Gastroesophageal reflux disease

Gastroesophageal reflux disease (GERD), gastric reflux disease, or acid reflux disease is a chronic symptom of mucosal damage caused by stomach acid coming up from the stomach into the esophagus. Gastroesophageal reflux disease (GERD) is common, occurring in 30 to 40% of adults.

Symptoms:

  • The most prominent symptom of GERD is heartburn, with or without regurgitation (backflow of blood through a defective heart valve.) of gastric contents into the mouth.
  • Infants present with vomiting, irritability, anorexia, and sometimes symptoms of chronic aspiration(drawing breath). Both adults and infants with chronic aspiration may have cough, hoarseness, or wheezing.

Diagnosis:

  • Typical symptoms are present
  • Clinical diagnosis
  • Endoscopy for those not responding to empiric treatment
  • 24-h pH testing for those with typical symptoms but normal endoscopy.

If Prescription Contains:

  • Proton pump inhibitors (Omeprazole etc)
  • H2 receptor blockers (Ranitidine)
  • antacids with or without alginic acid.

Drug and Dose:

  • Proton-pump inhibitors (omeprazole) are the most effective followed by H2 receptor blockers (ranitidine). If a once-daily PPI is only partially effective they may be used twice a day. They should be taken half to one hour before a meal.
  • When these medications are used long term, the lowest effective dose should be taken.  H2 receptor blockers lead to roughly a 40% improvement.
  • The evidence for antacids is weaker with a benefit of about 10% (NNT=13) while a combination of an antacid and alginic acid (such as Gaviscon) may improve symptoms 60% (NNT=4).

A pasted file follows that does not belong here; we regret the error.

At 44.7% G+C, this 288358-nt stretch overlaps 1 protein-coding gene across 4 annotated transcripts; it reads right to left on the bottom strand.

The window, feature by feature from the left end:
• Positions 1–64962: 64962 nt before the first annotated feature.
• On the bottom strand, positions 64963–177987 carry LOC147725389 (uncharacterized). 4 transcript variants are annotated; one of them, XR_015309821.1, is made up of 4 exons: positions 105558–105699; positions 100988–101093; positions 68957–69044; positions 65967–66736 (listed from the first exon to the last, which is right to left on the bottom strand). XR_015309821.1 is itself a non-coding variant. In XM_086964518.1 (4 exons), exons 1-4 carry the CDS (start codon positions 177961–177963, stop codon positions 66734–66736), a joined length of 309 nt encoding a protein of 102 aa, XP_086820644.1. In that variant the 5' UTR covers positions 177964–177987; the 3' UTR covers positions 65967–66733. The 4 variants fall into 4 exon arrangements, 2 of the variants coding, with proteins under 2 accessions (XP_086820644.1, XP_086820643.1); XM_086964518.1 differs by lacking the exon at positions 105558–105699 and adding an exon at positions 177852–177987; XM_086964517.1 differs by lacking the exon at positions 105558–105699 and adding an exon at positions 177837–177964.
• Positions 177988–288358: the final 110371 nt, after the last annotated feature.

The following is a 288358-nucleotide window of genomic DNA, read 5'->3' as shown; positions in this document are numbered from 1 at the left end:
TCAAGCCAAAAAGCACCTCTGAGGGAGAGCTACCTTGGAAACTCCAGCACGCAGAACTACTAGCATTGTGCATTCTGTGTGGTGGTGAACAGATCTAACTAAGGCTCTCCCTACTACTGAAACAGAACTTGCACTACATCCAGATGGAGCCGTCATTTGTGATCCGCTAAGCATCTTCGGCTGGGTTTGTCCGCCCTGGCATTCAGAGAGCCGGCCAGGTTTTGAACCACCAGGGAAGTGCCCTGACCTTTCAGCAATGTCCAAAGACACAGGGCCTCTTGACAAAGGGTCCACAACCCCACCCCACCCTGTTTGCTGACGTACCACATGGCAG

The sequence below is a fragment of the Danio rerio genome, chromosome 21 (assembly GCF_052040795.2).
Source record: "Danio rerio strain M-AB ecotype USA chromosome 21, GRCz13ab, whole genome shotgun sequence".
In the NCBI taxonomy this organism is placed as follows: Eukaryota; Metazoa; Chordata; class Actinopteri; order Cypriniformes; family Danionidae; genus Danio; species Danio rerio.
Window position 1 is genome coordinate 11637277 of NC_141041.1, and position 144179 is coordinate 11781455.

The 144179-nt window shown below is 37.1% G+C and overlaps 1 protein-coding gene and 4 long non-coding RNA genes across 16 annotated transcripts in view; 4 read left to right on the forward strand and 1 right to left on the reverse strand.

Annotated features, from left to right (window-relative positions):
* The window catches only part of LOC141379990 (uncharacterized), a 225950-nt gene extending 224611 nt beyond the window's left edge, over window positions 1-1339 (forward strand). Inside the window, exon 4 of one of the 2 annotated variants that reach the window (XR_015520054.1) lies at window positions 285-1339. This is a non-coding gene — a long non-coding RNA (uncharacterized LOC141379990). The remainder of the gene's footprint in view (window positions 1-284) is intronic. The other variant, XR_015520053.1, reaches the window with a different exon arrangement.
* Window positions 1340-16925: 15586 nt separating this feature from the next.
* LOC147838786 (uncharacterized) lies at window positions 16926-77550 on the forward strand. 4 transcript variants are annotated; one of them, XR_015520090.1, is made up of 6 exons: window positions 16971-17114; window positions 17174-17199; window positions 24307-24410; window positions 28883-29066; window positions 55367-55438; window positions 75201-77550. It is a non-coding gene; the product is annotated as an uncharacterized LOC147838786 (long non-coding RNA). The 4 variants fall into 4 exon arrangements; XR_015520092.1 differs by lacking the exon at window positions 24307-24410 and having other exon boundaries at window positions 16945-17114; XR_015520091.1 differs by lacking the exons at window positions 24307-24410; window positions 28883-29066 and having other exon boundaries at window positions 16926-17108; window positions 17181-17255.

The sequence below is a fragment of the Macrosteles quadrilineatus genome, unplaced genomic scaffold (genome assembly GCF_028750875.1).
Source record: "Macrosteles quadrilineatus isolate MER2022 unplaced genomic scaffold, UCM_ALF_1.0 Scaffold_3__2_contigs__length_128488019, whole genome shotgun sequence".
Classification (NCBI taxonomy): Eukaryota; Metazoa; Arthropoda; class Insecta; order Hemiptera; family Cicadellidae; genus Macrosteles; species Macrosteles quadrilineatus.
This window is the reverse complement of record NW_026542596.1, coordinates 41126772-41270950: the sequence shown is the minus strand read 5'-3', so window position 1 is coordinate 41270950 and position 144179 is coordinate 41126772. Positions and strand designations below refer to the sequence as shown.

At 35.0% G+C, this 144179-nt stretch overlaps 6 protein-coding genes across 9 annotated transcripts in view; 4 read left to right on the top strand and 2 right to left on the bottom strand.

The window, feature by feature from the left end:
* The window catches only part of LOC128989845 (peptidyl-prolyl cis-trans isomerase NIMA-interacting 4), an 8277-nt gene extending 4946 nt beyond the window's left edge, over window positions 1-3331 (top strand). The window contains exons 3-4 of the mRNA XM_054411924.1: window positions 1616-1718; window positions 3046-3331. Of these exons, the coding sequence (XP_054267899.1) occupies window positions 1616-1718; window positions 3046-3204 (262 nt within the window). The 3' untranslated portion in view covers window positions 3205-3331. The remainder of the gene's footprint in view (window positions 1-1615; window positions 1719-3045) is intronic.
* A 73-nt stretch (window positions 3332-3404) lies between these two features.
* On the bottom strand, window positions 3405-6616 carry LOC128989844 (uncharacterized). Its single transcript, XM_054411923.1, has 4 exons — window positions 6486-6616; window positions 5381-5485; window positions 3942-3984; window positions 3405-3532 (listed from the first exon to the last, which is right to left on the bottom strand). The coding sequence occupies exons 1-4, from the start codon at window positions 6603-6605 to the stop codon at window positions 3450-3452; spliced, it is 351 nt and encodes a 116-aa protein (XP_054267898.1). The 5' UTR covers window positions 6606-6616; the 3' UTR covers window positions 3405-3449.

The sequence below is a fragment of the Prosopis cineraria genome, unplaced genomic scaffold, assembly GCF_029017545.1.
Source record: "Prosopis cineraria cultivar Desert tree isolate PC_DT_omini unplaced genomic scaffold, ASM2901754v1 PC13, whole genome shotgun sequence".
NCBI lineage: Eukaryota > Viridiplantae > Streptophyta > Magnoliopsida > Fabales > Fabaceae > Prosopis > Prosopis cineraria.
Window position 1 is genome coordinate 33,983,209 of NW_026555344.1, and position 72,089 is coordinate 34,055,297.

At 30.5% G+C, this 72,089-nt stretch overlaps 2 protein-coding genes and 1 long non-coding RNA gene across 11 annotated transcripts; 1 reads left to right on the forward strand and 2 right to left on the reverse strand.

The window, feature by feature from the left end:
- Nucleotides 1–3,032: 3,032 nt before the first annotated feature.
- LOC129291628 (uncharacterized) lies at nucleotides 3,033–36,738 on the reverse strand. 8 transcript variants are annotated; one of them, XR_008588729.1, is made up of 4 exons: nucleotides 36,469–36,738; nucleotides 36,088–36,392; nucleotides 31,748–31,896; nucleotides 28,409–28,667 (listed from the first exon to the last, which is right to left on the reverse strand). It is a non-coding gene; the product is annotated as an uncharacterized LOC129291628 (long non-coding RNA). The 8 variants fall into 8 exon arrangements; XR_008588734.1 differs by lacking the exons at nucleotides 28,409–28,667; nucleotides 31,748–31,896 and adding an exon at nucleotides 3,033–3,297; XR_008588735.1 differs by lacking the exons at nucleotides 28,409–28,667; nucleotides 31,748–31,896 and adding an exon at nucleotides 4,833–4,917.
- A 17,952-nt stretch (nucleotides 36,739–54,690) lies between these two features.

• Sucralfate has similar effectiveness to H2 receptor blockers; however, sucralfate needs to be taken multiple times a day, thus limiting its use.
  • Adults can be given omeprazole  20 mg, lansoprazole 30 mg, or esomeprazole 40 mg 30 min before breakfast. In some cases, proton pump inhibitors may be given bid.
  • Infants and children may be given these drugs at an appropriate lower single daily dose (ie, omeprazole 20 mg in children > 3 yr, 10 mg in children < 3 yr; lansoprazole 15 mg in children ≤ 30 kg, 30 mg in children > 30 kg).
  • These drugs may be continued long-term, but the dose should be adjusted to the minimum required. H2 blockers (eg, ranitidine 150 mg at bedtime) or promotility agents (eg, metoclopramide 10 mg po 30 min before meals and at bedtime) are less effective.

Management of uncomplicated GERD: Consists of elevating the head of the bed about 15 cm (6 in).

Avoiding the following:

  • Eating within 2 to 3 h of bedtime, strong stimulants of acid secretion (eg, coffee, alcohol), certain drugs (eg: anticholinergics), specific foods (eg, fats, chocolate), and smoking.
  • Anti-reflux surgery (usually via laparoscopy) is done on patients with serious esophagitis, large Hiatal hernias, hemorrhage, stricture, or ulcers. Esophageal strictures are managed by repeated balloon dilation.

Pregnancy:

  • In pregnancy, dietary modifications and lifestyle changes may be attempted, but often have little effect. Calcium-based antacids are recommended if these changes are not effective. Aluminum- and magnesium-based antacids are also safe, as is ranitidine and PPIs.

Infants:

  • Infants may see relief with changes in feeding techniques, such as smaller, more frequent feedings, changes in position during feedings, or more frequent burping during feedings.
  • They may also be treated with medicines such as ranitidine or proton pump inhibitors. Proton pump inhibitors, however, have not been found to be effective in this population and there is a lack of evidence for safety.